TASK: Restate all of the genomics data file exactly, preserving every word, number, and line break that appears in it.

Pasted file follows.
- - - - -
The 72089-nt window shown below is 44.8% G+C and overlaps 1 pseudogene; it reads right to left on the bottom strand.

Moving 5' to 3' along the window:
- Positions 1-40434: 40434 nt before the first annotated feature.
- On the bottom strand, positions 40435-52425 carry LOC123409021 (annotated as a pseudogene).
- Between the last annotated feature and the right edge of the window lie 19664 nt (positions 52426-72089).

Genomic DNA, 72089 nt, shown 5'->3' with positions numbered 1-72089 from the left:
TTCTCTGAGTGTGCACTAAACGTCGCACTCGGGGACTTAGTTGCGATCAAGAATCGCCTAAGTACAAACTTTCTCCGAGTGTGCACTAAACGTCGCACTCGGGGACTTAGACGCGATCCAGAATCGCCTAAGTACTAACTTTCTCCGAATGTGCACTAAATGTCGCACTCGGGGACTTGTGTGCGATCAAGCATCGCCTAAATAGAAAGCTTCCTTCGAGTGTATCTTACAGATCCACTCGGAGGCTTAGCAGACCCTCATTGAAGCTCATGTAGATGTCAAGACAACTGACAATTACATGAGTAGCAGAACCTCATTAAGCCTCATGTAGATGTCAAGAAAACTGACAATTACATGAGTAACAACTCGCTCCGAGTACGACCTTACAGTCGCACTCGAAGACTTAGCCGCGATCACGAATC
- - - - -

The 72089-nt window shown below is 44.8% G+C and overlaps 1 pseudogene; it reads right to left on the bottom strand.

Moving 5' to 3' along the window:
- Positions 1-40434: 40434 nt before the first annotated feature.
- On the bottom strand, positions 40435-52425 carry LOC123409021 (annotated as a pseudogene).
- Between the last annotated feature and the right edge of the window lie 19664 nt (positions 52426-72089).

Genomic DNA, 72089 nt, shown 5'->3' with positions numbered 1-72089 from the left:
TTCTCTGAGTGTGCACTAAACGTCGCACTCGGGGACTTAGTTGCGATCAAGAATCGCCTAAGTACAAACTTTCTCCGAGTGTGCACTAAACGTCGCACTCGGGGACTTAGACGCGATCCAGAATCGCCTAAGTACTAACTTTCTCCGAATGTGCACTAAATGTCGCACTCGGGGACTTGTGTGCGATCAAGCATCGCCTAAATAGAAAGCTTCCTTCGAGTGTATCTTACAGATCCACTCGGAGGCTTAGCAGACCCTCATTGAAGCTCATGTAGATGTCAAGACAACTGACAATTACATGAGTAGCAGAACCTCATTAAGCCTCATGTAGATGTCAAGAAAACTGACAATTACATGAGTAACAACTCGCTCCGAGTACGACCTTACAGTCGCACTCGAAGACTTAGCCGCGATCACGAATC